Treasury to wind down the myRA retirement savings program

Paterniano Del Favero
Luglio 28, 2017

The Obama-era myRA program, which was designed for those who didn't have access to a 401 (K) or other retirement plan at work, is being shut down by the Treasury Department, reports the New York Times.

"Unfortunately, there has been very little demand for the program, and the cost to taxpayers can not be justified by the assets in the program", said U.S. Treasurer Jovita Carranza.

President Barack Obama delivers the State of the Union address at the U.S. Capitol in Washington, D.C., January 28, 2014. Two years later, only 20,000 had signed up.

Less than three years after it launched, a program created to encourage low-income people to save for retirement is being killed by the government. "Unfortunately, there has been very little demand for the program, and the cost to taxpayers can not be justified by the assets in the program".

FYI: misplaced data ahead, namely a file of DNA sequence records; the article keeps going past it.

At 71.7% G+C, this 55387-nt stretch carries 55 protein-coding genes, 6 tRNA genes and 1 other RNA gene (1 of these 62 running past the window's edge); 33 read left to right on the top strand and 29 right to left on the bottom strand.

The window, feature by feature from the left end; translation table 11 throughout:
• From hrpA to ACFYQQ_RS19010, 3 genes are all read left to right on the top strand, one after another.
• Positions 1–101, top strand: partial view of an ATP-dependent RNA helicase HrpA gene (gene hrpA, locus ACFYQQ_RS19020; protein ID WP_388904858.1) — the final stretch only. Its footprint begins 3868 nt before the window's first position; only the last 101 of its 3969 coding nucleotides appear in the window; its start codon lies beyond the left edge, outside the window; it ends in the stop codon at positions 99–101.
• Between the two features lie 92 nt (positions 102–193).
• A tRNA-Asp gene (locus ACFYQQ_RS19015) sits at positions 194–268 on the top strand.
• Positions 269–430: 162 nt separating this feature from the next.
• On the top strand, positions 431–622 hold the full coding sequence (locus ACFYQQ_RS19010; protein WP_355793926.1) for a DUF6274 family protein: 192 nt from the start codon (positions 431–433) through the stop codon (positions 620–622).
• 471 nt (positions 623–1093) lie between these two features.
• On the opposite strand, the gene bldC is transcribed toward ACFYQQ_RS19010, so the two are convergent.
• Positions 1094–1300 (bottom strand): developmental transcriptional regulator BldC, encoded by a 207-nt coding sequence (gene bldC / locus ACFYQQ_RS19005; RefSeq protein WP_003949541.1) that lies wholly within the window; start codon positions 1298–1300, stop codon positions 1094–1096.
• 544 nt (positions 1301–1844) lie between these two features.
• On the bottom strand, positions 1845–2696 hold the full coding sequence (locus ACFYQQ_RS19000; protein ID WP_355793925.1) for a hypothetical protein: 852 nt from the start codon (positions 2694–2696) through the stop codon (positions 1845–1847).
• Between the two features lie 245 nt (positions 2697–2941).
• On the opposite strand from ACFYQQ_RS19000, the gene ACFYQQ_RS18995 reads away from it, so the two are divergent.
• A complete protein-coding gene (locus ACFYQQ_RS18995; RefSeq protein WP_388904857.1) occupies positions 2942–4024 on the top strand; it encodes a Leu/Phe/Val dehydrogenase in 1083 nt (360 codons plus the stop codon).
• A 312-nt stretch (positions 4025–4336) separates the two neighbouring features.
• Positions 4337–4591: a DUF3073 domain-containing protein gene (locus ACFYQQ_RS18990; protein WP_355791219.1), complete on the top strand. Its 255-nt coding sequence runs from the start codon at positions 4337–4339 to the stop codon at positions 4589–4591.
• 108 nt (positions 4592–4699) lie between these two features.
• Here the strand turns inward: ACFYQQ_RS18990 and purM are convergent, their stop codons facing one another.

The program is being eliminated as part of the deregulatory push prioritized by the Trump administration.

There was no minimum to open an account and employees had the option to fund it with automatic payroll deductions or by making payments directly from a checking or savings account.

And while myRA ultimately encouraged saving for retirement - which many Americans are not prepared for - it had its limitations, including an account cap at $15,000.

Treasury estimated that $70 million had been spent to manage the program since 2014. Going forward, the program would cost an additional $10 million in taxpayer funding each year.

"Fortunately, ample private sector solutions exist, which resulted in less appeal for myRA", Carranza said. "Demand for and investment in the myRA program has been extremely low", it said in a statement.

Participants in the myRA program are being notified of the upcoming changes, including information on moving their myRA savings to another Roth IRA.

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